Fibromyalgia is a chronic, widespread musculoskeletal pain disorder that affects an estimated 4 million American adults every year. If left untreated, fibromyalgia can lead to severe physical impairment, psychological distress, and reduced quality of life.
But did you know that fibromyalgia can also cause neuropathic pain? In this blog post, we’ll explore the link between fibromyalgia and neuropathic pain.
What is Fibromyalgia?
Fibromyalgia is a complex condition that affects multiple parts of the body. It is characterized by widespread musculoskeletal pain, fatigue, sleep disturbances, cognitive issues (also known as “fibro fog”), headaches, and other symptoms.
While there is no single cause of fibromyalgia, genetics, as well as physical and psychological stress, are some of the leading culprits. Although the exact mechanism behind the development of fibromyalgia is still not fully understood, research suggests that it may be caused by changes in the way the brain processes pain signals from the body.
What is Neuropathic Pain?
Neuropathic pain is a type of chronic pain caused by nerve damage or dysfunction. It can result from disease, injury, infection, or physical trauma. The most common symptoms of neuropathic pain include burning sensations (often described as “pins and needles”), numbness or tingling sensations in the affected area, shooting pains or sharp jabs in extremities (such as legs or arms), and pain that comes from non-painful stimuli.
Does Fibromyalgia Cause Nerve Pain?
Previously, fibromyalgia was considered a form of chronic pain. However, in 2011, the International Association for the Study of Pain (IASP) excluded the condition from being a chronic pain diagnosis.
But still, fibromyalgia is often accompanied by neuropathy or pain with neuropathic characteristics. This is because fibromyalgia is associated with changes in the way the central nervous system processes pain signals from the body, leading to a heightened perception of pain. This can also result in pain with neuropathic characteristics.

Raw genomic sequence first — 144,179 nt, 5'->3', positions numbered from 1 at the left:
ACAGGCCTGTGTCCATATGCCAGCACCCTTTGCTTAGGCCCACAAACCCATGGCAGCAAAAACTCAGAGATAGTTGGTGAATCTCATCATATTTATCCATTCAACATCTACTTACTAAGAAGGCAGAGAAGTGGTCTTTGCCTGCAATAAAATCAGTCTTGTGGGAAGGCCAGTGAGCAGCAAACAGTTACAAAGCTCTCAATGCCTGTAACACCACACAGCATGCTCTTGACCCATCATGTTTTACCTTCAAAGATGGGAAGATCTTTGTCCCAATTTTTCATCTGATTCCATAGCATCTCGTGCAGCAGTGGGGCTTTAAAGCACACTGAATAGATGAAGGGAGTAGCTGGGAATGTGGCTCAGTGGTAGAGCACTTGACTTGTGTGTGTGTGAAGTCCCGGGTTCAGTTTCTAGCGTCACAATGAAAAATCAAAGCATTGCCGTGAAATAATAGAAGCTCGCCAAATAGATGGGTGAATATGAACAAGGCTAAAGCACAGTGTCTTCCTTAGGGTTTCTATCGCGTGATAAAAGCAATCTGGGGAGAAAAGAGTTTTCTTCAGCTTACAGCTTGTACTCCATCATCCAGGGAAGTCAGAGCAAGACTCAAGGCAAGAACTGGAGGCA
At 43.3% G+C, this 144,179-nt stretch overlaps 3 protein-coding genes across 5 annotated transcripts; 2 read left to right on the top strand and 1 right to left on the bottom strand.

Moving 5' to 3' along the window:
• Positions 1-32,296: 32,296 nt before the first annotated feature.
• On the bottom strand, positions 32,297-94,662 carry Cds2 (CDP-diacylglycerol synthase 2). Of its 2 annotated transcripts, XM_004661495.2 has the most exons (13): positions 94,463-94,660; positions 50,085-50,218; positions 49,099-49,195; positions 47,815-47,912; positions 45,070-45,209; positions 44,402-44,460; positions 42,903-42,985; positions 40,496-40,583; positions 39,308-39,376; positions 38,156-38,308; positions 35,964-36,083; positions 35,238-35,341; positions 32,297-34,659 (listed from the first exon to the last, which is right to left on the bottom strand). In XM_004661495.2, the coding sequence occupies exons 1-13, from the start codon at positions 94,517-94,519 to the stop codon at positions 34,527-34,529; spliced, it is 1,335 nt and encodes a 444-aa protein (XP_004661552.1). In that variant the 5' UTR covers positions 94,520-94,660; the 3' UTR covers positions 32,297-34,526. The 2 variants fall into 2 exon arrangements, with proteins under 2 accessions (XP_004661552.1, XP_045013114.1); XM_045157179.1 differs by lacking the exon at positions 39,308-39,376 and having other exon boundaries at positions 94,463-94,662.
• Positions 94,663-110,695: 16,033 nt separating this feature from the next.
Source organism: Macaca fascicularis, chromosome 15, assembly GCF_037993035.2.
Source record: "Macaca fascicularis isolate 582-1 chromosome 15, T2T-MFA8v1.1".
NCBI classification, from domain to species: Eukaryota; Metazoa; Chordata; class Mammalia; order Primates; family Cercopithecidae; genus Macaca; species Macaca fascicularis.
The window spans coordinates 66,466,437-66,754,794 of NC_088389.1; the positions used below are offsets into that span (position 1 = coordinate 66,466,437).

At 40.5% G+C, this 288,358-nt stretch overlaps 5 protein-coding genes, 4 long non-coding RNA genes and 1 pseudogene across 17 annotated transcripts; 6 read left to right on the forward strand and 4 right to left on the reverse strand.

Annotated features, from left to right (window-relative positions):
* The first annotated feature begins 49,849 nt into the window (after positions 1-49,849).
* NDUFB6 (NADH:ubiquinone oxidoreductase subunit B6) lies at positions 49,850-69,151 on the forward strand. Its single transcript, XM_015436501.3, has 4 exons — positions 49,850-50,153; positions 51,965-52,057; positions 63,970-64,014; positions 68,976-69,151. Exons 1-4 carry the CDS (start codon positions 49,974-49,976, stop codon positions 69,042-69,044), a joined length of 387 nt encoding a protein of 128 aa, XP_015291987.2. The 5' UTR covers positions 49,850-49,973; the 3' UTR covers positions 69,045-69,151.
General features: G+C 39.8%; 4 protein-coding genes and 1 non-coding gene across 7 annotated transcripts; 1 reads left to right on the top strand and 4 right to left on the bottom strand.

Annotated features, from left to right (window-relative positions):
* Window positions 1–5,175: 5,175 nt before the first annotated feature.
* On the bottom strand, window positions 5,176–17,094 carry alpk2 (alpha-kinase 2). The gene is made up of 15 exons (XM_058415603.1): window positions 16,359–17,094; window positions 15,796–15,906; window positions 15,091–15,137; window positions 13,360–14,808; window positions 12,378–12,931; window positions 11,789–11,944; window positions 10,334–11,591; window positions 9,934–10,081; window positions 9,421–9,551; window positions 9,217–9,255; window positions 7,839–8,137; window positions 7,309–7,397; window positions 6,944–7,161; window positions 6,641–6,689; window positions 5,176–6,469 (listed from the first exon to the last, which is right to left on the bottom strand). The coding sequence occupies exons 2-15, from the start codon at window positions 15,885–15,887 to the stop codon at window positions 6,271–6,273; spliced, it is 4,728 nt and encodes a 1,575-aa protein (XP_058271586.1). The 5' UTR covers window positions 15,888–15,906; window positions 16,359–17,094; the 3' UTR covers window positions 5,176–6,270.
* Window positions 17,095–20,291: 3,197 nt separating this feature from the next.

Some experts also believe that psychological factors could contribute to neuropathic pain in fibromyalgia; the emotional distress that comes from living with chronic pain can interfere with brain chemistry and lead to over-sensitization of the nervous system to pain (central sensitization).
How is Fibromyalgia Treated?
There is no cure for fibromyalgia. However, there are some proven treatments that can help manage the symptoms and improve quality of life. Treatment plans are typically tailored to the needs of each individual patient and may include medications, such as anti-inflammatory drugs and antidepressants; exercise; physical therapy; psychological therapy; and stress reduction techniques.
Ketamine IV therapy is another promising alternative treatment for fibromyalgia, as well as neuropathic pain. This novel treatment involves the administration of low-dose ketamine infusions using an IV line and can help rapidly reduce pain and improve mood in fibromyalgia patients.
The Bottom Line
Fibromyalgia causes changes in the way the brain processes and perceives pain, which may result in neuropathic pain. While this can significantly worsen the symptoms of fibromyalgia, there are some effective treatment options available to help manage the pain and improve quality of life.
If you think you may be suffering from fibromyalgia or neuropathic pain, it’s important to seek professional help for proper diagnosis and treatment. With the right treatment and care, you can regain control of your life and find relief from your pain.